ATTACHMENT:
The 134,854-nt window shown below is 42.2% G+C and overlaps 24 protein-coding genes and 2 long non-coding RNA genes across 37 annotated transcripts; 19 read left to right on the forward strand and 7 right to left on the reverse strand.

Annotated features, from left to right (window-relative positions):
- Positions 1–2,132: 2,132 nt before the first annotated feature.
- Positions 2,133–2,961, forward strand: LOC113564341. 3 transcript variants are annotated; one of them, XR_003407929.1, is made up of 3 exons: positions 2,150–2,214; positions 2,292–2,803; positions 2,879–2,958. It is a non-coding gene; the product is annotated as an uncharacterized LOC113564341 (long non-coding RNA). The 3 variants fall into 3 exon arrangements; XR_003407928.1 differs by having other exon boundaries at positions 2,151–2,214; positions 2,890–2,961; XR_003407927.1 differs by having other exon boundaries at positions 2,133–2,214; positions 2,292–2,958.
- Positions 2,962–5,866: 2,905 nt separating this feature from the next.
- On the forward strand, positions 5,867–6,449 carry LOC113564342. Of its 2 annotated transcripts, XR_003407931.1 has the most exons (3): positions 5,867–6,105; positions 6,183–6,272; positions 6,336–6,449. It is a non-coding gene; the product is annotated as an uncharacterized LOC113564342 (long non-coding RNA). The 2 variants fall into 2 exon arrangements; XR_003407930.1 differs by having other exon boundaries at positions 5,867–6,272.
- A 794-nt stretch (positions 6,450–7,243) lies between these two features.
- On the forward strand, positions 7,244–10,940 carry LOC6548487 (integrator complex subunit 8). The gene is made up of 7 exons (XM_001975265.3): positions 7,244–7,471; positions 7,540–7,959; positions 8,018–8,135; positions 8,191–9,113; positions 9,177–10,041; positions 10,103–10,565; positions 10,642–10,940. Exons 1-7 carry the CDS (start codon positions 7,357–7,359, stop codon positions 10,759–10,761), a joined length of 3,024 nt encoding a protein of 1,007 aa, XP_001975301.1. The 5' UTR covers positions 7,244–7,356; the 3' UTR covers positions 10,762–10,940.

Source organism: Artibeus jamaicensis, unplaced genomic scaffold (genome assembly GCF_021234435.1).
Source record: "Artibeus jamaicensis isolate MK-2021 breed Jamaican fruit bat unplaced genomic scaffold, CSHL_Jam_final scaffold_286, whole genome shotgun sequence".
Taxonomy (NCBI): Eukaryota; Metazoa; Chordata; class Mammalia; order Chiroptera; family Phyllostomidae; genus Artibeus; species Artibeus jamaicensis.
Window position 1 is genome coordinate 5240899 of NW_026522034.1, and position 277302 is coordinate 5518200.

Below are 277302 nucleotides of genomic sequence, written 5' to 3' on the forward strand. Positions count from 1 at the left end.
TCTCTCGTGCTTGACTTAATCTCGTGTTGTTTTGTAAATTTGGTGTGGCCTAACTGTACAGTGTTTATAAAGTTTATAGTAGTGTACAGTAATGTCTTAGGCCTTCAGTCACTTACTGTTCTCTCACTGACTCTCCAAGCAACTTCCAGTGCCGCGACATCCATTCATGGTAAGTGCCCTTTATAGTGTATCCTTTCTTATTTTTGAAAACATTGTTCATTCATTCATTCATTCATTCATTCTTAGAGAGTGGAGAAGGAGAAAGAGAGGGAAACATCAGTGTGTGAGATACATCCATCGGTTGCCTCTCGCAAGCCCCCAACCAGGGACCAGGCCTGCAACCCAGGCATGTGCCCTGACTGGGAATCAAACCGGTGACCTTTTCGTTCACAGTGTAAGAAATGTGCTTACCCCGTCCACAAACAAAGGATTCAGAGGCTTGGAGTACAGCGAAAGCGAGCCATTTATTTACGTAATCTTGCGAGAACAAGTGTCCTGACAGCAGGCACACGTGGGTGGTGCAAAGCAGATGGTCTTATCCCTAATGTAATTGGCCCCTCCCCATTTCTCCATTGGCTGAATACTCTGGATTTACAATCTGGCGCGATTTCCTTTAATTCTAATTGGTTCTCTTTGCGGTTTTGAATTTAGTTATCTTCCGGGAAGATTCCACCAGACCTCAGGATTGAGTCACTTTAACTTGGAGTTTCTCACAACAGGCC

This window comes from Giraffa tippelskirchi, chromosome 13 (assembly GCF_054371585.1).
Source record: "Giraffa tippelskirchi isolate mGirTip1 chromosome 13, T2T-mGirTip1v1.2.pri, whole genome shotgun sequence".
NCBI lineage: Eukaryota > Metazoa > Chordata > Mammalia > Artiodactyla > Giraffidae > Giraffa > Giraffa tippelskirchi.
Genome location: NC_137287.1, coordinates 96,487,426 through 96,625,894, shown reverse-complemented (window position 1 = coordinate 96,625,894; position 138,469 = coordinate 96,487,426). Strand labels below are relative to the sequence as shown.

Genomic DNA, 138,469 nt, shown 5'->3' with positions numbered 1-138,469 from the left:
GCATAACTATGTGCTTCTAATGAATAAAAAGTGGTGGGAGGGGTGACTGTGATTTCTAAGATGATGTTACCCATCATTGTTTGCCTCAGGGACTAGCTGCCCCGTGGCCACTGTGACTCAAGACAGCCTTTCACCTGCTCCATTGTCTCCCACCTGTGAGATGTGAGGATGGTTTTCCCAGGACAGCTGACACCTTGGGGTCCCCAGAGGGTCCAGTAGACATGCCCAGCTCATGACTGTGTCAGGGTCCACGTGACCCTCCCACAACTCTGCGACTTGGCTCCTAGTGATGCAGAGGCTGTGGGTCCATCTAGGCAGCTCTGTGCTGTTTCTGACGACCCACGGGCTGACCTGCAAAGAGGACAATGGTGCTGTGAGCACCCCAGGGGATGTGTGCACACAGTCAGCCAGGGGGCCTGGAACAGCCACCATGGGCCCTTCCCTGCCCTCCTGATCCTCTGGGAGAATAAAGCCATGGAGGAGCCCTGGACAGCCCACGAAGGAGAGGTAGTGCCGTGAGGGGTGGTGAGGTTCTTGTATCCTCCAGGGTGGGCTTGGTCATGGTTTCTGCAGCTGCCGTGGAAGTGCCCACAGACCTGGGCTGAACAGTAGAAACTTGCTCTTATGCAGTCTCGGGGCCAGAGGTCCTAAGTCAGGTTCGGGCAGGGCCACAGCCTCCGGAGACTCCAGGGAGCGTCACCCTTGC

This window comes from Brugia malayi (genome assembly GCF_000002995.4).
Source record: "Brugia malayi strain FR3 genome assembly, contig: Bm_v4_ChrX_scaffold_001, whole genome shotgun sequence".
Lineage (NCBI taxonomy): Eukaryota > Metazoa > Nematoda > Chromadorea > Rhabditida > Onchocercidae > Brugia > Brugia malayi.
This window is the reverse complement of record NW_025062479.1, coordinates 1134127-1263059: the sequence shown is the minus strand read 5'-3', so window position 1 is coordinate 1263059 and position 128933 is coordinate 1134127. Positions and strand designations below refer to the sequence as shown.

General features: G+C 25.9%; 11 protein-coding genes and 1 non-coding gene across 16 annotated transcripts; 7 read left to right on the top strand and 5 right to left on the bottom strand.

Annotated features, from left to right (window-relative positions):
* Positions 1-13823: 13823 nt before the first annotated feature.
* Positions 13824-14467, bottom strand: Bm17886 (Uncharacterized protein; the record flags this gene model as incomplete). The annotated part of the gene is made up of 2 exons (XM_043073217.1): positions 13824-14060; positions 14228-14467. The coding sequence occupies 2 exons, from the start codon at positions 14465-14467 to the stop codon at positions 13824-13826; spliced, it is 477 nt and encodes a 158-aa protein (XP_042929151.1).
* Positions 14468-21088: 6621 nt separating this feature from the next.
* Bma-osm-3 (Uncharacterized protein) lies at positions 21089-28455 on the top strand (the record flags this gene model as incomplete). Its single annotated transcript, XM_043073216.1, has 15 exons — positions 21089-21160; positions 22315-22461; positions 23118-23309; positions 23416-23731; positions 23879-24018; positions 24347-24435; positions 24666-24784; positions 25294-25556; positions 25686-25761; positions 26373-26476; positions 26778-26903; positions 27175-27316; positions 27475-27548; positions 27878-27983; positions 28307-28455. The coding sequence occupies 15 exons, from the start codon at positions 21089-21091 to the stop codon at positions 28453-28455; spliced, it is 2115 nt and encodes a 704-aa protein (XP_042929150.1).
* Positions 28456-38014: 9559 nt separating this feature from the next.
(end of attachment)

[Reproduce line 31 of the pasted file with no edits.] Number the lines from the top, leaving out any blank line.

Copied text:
* Positions 28456-38014: 9559 nt separating this feature from the next.